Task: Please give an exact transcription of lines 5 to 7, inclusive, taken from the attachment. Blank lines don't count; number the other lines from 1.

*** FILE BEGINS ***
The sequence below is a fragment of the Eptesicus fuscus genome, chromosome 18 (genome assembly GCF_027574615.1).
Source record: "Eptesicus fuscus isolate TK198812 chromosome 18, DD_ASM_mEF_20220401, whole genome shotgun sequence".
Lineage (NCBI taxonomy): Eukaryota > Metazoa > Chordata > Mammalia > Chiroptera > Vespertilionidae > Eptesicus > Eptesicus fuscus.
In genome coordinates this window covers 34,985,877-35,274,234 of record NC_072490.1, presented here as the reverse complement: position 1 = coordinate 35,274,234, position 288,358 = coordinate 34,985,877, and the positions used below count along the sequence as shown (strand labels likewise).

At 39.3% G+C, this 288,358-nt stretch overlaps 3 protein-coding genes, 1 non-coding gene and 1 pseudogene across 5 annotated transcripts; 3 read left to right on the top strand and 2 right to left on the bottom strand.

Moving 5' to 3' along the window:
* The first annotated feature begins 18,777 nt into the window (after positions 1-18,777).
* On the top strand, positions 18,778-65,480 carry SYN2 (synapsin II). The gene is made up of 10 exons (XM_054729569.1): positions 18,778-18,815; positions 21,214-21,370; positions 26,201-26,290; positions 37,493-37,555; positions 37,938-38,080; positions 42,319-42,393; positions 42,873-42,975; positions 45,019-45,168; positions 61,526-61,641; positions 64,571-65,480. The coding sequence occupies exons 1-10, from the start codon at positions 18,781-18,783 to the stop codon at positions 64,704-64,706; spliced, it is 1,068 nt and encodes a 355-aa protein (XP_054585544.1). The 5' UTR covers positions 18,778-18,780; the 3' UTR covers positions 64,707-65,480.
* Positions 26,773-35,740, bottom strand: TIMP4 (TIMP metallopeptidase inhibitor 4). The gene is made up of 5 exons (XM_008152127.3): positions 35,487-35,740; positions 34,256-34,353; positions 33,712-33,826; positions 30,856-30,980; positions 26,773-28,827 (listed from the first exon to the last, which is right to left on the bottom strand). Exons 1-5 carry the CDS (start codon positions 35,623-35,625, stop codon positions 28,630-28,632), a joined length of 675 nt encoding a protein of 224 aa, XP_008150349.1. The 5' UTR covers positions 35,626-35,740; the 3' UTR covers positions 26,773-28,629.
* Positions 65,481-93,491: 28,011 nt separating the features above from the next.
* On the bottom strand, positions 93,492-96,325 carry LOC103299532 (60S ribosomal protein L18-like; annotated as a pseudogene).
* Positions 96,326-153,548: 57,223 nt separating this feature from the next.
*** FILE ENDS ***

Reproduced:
At 39.3% G+C, this 288,358-nt stretch overlaps 3 protein-coding genes, 1 non-coding gene and 1 pseudogene across 5 annotated transcripts; 3 read left to right on the top strand and 2 right to left on the bottom strand.

Moving 5' to 3' along the window:
* The first annotated feature begins 18,777 nt into the window (after positions 1-18,777).